[3 ]Nycomed Germany Holding GmbH, Konstanz, Germany
            [4 ]Institute of Pathology, Erlangen, Germany
            [5 ]Institute of Pathology, Otto-von-Guericke-University Magdeburg, Magdeburg, Germany
            [6 ]Department of Machine Design, Engineering Design and Product Development, Institute of Mechanical Engineering, Otto-von-Guericke-University Magdeburg, Magdeburg, Germany
            [7 ]Zurich Center for Integrative Human Physiology (ZIHP), University of Zurich, Zurich, Switzerland
            [8 ]Neuroscience Center Zurich, University of Zurich and ETH Zurich, Zurich, Switzerland
            University Hospital Freiburg, Germany
            Author notes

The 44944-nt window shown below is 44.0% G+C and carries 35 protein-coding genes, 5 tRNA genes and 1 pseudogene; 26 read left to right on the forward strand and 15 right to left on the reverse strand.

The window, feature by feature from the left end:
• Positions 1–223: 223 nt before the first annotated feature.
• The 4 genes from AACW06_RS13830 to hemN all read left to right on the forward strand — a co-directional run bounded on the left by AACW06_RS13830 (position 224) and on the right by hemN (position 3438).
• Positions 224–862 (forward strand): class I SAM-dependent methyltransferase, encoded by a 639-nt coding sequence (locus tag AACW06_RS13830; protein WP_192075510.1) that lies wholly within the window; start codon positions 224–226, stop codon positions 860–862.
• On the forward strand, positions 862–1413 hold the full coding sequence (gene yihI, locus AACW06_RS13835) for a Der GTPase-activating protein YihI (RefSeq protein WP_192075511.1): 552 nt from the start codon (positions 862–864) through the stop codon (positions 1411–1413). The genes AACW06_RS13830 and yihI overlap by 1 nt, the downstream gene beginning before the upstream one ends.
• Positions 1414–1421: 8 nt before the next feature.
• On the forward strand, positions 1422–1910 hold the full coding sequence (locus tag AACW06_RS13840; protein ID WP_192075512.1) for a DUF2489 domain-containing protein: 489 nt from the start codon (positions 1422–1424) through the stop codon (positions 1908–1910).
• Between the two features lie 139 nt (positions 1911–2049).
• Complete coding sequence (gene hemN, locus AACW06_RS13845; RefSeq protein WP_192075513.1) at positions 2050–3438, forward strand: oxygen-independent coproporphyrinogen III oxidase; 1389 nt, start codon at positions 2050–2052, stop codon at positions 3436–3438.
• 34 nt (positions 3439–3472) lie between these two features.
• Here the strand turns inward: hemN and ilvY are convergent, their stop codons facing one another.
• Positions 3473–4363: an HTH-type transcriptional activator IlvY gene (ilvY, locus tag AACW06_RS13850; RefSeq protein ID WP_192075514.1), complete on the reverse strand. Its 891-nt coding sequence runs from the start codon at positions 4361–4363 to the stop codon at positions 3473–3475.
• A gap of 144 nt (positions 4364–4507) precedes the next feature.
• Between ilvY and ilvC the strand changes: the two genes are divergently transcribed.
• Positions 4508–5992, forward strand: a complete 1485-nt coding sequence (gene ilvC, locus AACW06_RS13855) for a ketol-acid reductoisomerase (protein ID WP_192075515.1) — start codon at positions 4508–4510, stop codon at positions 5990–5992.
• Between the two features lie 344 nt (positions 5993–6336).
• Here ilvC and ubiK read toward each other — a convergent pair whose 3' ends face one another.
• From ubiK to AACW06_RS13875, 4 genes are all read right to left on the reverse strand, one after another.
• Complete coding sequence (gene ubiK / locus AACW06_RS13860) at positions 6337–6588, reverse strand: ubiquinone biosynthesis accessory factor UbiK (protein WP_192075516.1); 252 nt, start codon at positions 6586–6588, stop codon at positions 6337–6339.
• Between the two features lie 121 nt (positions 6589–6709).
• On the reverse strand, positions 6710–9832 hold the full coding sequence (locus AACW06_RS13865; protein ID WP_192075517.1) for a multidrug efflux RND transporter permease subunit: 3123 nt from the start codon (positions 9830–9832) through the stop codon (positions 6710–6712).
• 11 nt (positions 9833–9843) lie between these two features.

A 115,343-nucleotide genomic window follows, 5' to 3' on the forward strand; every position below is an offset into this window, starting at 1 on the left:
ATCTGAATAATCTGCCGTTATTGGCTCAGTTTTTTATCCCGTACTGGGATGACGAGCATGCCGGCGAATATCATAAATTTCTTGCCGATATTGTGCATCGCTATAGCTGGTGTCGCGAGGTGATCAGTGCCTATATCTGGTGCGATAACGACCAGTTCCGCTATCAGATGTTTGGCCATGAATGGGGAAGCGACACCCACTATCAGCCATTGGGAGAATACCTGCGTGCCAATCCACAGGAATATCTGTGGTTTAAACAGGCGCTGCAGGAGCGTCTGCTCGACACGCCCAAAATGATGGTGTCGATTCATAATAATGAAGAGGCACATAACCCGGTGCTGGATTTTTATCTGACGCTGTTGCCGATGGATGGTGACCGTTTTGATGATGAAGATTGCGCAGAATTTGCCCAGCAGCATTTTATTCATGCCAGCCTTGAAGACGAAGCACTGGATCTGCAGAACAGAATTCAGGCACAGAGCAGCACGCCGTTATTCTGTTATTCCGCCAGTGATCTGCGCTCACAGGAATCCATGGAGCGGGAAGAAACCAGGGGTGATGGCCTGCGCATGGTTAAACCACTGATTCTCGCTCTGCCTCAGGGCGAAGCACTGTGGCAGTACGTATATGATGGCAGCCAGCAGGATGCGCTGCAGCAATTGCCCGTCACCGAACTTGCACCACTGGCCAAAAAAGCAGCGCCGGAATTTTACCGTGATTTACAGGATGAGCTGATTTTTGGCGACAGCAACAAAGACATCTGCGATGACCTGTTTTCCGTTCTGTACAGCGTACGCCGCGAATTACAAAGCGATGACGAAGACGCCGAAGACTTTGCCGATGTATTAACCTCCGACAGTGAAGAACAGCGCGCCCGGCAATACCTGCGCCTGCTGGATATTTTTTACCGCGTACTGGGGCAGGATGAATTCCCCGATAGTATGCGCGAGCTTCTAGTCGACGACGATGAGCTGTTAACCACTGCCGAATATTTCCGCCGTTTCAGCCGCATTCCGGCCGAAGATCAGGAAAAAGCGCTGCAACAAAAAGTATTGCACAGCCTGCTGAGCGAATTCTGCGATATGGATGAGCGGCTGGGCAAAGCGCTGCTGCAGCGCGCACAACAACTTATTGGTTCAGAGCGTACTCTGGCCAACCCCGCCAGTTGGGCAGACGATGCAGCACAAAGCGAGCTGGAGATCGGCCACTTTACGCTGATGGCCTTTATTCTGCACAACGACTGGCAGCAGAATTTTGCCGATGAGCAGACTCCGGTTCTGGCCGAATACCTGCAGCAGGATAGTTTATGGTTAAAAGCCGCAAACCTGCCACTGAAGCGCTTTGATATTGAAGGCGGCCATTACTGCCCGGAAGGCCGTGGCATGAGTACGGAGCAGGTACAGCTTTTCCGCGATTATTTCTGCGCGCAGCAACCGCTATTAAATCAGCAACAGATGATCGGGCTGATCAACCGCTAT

Competing Interests: Nycomed GmbH is a partner of the graduate school “Research Training Group RTG 1331” (, funded by the German Research Foundation: The Research Training Group (RTG) is based on a collaboration between the University of Konstanz (UKN) and the research-driven pharmaceutical companies Nycomed and Boehringer-Ingelheim. The research program forges a link between basic molecular cell biology and the application and validation of model systems in biomedical research. A proven track-record in this translational approach is not only given by the partners from industry, but also by professors with a strong focus on cellular test systems in pharmacology-toxicology, and is further strengthened through a collaborative center on this topic (CAAT) together with Johns-Hopkins-University in Baltimore. The core academic groups with expertise in cell biology are also members of the new Graduate School Chemical Biology (KoRS-CB) supported by the German Exzellenzinitiative. The combined experience at the interface between basic and applied pharmaceutical research generates the profile of the graduate training program.” Therefore, the role of Nycomed GmbH is to support the scientific goals of the research program within its field of expertise and to contribute to the teaching program of the graduate school. Nycomed GmbH has no commercial interest in the (freely available compound) tested in this study. Peggy Synwoldt and Andreas Pahl are employed by Nycomed Germany Holding GmbH. There are no patents, products in development or marketed products to declare. This does not alter the authors’ adherence to all the PLOS ONE policies on sharing data and materials, as detailed online in the guide for authors.